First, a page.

Social stories are normally written by experts, using appropriate first person language and always from the point of view of the autistic child. Social stories use visual images to help the child with autism spectrum disorder understand what is expected of them and in return what they can expect. Social skills stories for autism answer the “wh” questions (who, where, why, when and what) helping the child with autism spectrum disorder feel more comfortable with and in situations they may struggle to master or understand, which will cut back on negative behaviors.

 

To find out more about social skills stories for autism like autism and making friends visit www.autismsocialstories.com

 

Alternatively visit www.autismsocialstories.com/social_skills

Treatment for autism

Wednesday, April 21st, 2010

Autism Spectrum Disorder is a pervasive developmental disorder, and as yet there is still no known cure for autism, however there are many treatments.

 

Some help manage the symptoms of Autism Spectrum Disorder, while others address the social, behavioural and communication difficulties associated with this pervasive developmental disorder. Of all the available autism treatments any claiming to be a cure for autism is simply not so.

 

There are many different theories surrounding the “cause of autism” and as yet no one theory has proven conclusive, research into the cause of autism and the symptoms of autism is still on-going.

 

There are many different types of therapies and autism treatments developed specifically to alleviate symptoms of Autism Spectrum Disorders.

 

A diagnosis of autism is not the end of the world, with the available therapies and treatment for autism it is expected that children with autism have the opportunity to reach his or her full potential.

 

Probably one of the most significant treatment for autism is social stories, a social story will address communication difficulties help build social skills, interaction and imagination skills as well as encourage appropriate behaviours.

 

We all need a certain amount of social and communication skills to be able to function daily. With autism the ability to learn social and communication skills is missing, however using a treatment for autism like social stories this lack of naturally learnt skills and behaviours can be addressed successfully.


Typically developing children learn through the environment and their family and peers, the child with ASD wont, therefore direct teaching is necessary.  Using social stories as a strategy for improving and teaching social skills to your child with ASD is simple, no qualifications or formal training is needed, social stories are simple to use and very effective.

 

The symptoms of autism vary between individuals, however all autistic’s tend to be visual thinkers and learners. Therefore social stories were developed to be visual, much like a visual framework of the skill or behaviour being addressed.

 

For many parents probably the most significant difficulty they struggle with is their child’s communication difficulties, for most children with autism language is confusing and often they do not understand what is expected of them. Much like if you were dropped in a foreign country, chances are you would not understand what people were saying, however if they showed you a picture chances are you would catch on pretty fast. This is the same with autism visual images and pictures trigger understanding much quicker that the spoken or written word.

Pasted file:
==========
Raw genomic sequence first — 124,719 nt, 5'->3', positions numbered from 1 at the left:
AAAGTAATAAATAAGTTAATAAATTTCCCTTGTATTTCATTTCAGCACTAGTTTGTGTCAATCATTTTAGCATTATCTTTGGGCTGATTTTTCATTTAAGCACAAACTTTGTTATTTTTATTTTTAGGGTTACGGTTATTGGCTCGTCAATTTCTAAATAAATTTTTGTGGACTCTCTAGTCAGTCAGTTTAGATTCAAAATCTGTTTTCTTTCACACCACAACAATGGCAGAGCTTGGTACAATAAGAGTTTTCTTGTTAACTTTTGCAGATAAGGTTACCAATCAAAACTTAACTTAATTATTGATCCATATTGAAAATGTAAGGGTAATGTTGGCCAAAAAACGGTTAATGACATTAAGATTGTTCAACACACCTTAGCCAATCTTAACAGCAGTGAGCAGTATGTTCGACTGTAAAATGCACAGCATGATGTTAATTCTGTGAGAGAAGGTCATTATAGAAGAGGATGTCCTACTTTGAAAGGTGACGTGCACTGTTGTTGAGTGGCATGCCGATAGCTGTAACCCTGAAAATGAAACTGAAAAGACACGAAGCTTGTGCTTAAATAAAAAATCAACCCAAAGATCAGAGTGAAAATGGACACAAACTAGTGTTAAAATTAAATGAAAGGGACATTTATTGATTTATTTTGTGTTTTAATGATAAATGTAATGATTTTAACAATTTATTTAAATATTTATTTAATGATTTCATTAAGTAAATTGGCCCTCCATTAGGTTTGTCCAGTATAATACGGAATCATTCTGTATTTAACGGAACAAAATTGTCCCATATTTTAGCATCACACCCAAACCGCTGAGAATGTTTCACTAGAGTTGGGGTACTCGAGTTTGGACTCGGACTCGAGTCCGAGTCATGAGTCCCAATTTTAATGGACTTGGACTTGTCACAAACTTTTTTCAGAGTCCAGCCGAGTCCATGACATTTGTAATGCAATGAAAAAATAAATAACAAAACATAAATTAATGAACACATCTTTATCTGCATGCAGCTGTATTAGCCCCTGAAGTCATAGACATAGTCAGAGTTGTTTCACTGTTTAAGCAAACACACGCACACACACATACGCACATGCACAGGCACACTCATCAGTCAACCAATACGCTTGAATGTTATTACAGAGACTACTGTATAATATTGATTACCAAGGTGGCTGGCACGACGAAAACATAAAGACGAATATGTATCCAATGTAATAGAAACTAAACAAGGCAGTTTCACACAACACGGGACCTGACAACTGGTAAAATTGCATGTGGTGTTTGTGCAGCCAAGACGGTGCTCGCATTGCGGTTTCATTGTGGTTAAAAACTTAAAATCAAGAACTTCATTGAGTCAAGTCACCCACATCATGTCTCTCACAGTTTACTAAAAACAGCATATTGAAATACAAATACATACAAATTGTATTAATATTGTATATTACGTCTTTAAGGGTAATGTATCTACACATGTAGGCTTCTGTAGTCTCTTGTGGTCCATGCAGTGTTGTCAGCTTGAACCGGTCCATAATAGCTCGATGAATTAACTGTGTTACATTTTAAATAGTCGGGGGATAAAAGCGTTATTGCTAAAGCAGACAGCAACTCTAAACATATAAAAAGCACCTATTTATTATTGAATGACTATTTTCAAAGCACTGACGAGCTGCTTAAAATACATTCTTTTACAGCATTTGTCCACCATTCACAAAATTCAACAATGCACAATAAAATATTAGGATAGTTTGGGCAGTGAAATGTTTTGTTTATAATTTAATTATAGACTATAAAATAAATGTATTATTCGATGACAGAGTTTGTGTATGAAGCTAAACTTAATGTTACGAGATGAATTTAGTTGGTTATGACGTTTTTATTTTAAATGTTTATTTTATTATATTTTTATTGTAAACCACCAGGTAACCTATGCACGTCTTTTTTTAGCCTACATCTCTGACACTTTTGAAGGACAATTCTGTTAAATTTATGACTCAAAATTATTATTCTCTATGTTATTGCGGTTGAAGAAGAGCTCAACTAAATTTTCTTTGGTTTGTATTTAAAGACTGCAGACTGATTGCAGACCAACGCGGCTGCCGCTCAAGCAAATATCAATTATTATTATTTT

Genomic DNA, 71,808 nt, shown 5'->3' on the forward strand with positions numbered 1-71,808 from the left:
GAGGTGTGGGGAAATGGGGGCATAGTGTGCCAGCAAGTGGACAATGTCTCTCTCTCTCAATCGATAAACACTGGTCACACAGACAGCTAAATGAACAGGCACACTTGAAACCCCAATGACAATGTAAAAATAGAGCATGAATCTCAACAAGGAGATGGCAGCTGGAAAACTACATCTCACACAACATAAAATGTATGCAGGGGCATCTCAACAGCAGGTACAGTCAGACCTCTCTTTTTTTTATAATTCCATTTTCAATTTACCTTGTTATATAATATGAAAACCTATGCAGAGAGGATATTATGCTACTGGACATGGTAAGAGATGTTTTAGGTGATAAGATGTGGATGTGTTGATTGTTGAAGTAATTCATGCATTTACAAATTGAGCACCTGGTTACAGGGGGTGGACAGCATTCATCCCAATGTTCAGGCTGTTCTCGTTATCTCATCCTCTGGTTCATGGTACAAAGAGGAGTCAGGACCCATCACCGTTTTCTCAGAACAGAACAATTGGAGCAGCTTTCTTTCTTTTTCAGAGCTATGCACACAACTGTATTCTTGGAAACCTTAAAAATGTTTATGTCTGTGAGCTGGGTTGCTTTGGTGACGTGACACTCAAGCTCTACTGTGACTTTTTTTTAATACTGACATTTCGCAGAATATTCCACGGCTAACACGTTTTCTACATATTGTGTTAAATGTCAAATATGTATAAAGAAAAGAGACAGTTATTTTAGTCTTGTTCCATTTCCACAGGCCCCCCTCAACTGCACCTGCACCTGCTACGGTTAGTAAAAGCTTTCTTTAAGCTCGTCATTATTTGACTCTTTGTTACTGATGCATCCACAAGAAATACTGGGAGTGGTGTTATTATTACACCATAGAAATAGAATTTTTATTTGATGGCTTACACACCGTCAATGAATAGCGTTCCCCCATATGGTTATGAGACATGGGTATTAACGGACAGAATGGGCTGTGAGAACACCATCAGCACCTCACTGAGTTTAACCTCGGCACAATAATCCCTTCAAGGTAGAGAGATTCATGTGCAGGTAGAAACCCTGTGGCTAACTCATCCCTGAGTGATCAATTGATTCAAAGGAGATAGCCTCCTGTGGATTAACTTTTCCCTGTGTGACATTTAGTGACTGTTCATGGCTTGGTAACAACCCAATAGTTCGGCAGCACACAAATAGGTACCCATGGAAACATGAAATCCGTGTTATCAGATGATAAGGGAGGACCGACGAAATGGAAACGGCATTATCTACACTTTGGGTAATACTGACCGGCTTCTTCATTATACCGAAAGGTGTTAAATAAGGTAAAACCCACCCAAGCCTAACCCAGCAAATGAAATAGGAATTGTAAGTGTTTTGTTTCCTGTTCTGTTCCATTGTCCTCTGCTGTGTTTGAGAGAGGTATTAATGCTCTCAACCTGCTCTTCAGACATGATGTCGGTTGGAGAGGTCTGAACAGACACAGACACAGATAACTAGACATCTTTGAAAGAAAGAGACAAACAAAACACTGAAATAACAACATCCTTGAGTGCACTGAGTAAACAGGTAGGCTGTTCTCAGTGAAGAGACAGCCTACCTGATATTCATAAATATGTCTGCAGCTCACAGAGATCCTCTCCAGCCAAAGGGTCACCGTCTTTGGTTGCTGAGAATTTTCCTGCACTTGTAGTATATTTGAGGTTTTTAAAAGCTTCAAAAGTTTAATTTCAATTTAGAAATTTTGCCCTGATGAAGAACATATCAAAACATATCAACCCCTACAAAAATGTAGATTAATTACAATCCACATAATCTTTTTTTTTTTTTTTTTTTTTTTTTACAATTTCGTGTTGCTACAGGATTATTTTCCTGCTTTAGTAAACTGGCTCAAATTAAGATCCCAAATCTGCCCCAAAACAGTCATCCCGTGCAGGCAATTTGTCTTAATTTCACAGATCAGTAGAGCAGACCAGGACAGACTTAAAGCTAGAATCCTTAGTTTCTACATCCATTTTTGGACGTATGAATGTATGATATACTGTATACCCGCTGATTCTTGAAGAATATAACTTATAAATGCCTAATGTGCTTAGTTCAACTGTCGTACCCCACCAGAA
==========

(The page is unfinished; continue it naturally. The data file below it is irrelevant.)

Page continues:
For example a parent struggling to make their child understand may talk more trying to explain, this is not going to work with a child with ASD, the answer is to talk less and use visual cues prompts. For example show them a picture of the toilet, dinner etc rather than speak they will understand a lot quicker and with less stress for the both of you.

 

Using social stories as a strategy uses this knowledge; a social story is a visual representation with minimal text, always in first person language that describes the skill or behaviour from the point of view of the autistic individual.

 

The social story breaks the situation down into small pieces and each piece of the skill for example going to recess is represented by an image and text describing the “wh” questions (who, where, when, why and what) as well as what the child with ASD may expect from others and what they will expect back from them. This will help the autistic individual feel more comfortable and in control which will reduce anxieties and stress.

 

To learn more about this treatment for autism and how using social stories as a strategy can help your child with ASD visit any of the following sites:


http://www.autismsocialstories.com

ASD social stories

Sunday, February 21st, 2010

ASD social stories are used as a tool when teaching social and communication skills to children with ASD. Social stories were first developed around twenty years ago by therapist Carol Gray as a tool to help her communicate and teach the autistic children she was working with.

ASD social stories provide the child with ASD explanations and possible behavior suggestions for situations, skills and behaviors that they may find difficult or confusing due to their individual autism symptom.

ASD social stories are used by parents of autistic children and teachers to effectively teach social and communication skills to individuals with autism spectrum disorder. Social stories use visual cues that show the child with ASD what is expected of them as well as what they can expect.

Individuals with autism spectrum disorder have social skills impairments; it is due to these social skills impairments that a child with ASD has difficulties with social and communication skills and behaviors.

As with typically developing children no two autistic children will ever be the same and therefore the severity of autism symptom will vary. ASD social stories can be adapted to suit individual needs and abilities.